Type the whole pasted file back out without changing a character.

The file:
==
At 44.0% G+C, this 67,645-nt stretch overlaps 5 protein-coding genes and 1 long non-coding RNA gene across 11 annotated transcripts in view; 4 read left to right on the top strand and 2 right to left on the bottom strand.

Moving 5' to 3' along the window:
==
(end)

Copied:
At 44.0% G+C, this 67,645-nt stretch overlaps 5 protein-coding genes and 1 long non-coding RNA gene across 11 annotated transcripts in view; 4 read left to right on the top strand and 2 right to left on the bottom strand.

Moving 5' to 3' along the window: